Personally, we found Day One slightly challenging and it wasn’t until we got into the groove of it that we really found our stride and were relieved to reach the first campsite. Day Two however, was extremely difficult on the climbs and especially because you have to summit not once but twice in the same day which we have never had to do before.
The rest of the hike was downhill (literally and figuratively) after that which we found a lot easier and was at the right level of satisfyingly challenging.
Our own Inca Trail group was actually quite small with only my partner and I and two other lovely American girls from Kansas who were only slightly older than us. While our fitness levels varied, our guide was quite happy to let us go on ahead of the girls as we had a faster pace with one or two checkpoints where he would check we are OK before letting us go off again.
You will also have your own personal team of porters who carry all of the camp gear which includes tents, kitchen gear, and other essentials that you need at each campsite. On the trail you will see them speeding past you at super human paces. They will also take a 7kg bag for you of personal belongings.
The Inca Trail is not about finishing each day as quickly as possible; our group for example were one of the sloggers ones but it was fantastic because we got to savour the route, rather than trying to set a record pace (currently 3 hours 23 minutes by a porter). There’s even a marathon!
Getting to Machu Picchu on Day 4
A common misconception about the Inca Trail is that it will allow you to be amongst the first people into Machu Picchu – this simply isn’t true as it’s much easier to get through its gates just after opening if you stay in Aguas Calientes the night before and hike or take the bus up. (How I wished we had done that sometimes on the hardest parts of the hike, but never really would have done).
Instead, you’re treated to an entry at the Sun Gate just after sunrise (around 6-7 a.m.) and then a wonderful descent down to an uncrowded Machu Picchu with special views of it all the way.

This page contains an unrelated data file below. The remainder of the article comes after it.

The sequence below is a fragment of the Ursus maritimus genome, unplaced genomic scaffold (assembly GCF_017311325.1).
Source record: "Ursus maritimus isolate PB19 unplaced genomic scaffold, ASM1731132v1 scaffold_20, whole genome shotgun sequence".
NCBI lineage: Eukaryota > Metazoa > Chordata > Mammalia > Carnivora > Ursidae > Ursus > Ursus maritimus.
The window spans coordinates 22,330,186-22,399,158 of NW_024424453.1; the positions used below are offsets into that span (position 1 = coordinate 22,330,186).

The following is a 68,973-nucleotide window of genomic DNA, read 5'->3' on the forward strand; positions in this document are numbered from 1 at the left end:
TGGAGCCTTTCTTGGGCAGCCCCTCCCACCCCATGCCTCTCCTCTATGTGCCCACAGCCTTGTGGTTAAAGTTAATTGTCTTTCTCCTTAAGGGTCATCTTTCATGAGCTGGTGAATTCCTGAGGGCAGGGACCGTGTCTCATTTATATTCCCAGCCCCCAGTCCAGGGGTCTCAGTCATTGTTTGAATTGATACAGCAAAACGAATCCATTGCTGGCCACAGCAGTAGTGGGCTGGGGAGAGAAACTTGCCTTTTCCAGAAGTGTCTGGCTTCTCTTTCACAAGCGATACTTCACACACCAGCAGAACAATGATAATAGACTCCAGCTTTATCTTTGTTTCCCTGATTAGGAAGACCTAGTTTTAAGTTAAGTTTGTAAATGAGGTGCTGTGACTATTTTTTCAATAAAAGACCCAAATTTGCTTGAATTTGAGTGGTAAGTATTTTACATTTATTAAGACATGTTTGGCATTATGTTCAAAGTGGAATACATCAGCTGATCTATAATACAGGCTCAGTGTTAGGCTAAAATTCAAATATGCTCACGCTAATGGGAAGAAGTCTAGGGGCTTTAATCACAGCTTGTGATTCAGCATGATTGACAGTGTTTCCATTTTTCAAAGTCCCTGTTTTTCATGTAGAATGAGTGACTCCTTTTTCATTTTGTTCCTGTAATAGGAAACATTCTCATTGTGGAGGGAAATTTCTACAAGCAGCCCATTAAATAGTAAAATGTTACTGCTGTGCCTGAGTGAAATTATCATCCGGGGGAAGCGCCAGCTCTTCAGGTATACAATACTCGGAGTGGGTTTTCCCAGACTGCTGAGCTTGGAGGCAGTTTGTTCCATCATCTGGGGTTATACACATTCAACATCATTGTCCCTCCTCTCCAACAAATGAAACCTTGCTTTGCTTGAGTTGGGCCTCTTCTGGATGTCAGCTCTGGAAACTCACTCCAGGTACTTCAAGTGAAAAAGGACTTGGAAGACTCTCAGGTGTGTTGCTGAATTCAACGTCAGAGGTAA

Prepare for the altitude
Many of the most popular places in Peru, such as Cusco and Arequipa, are at high altitude; this means that for anyone planning a trip to Peru understanding altitude sickness (and how to avoid it) is incredibly important. In fact, not approaching altitude correctly is one of the biggest mistakes of travellers in South America.
If you have just arrived in Peru or have travelled directly from Lima to Cusco the day before, then your body will not be used to these conditions (namely the thin air and lack of oxygen this high up) and you will struggle a lot.
The best advice I can give is that you arrive in Cusco at lease 3-4 days before any tour so you can adjust to the altitude and not be completely ruined when you want to see these world wonders. I would also suggest having Coca Tea, Coca sweets/chocolate, purchasing a small Oxygen canister and staying very hydrated.
Whats the campsite & facilities like?
Yep that’s right – campsite! If you are expecting to stay at lovely hotels or even guesthouses then you are sorely mistaken as there is none of that on the trail I’m afraid. Your only available accommodation comes in the form of a tent and a sleeping bag in the middle of nature.
The tents are all two-person, meaning you will either be sharing with a friend/other half, or a randomly assigned member of the same sex. The porters carry all the tents along the Trail, including your sleeping bag and mat in the 7kg duffel bag allowance.
The porters were responsible for setting up the tents each afternoon before you get near camp, and for taking them down and packing up in the morning.
Each campsite has toilet facilities available, but these are often rudimentary squat toilets and with campsites being so remote and over-subscribed, cleanliness understandably isn’t the highest.
Make sure to bring your own toilet paper and hand-sanitiser, and just hold your nose when you need to go. On the first two days of the Trail, there are also local people who have set up toilets for trekkers (charging 1 SOL) or just have a sneaky nature wee.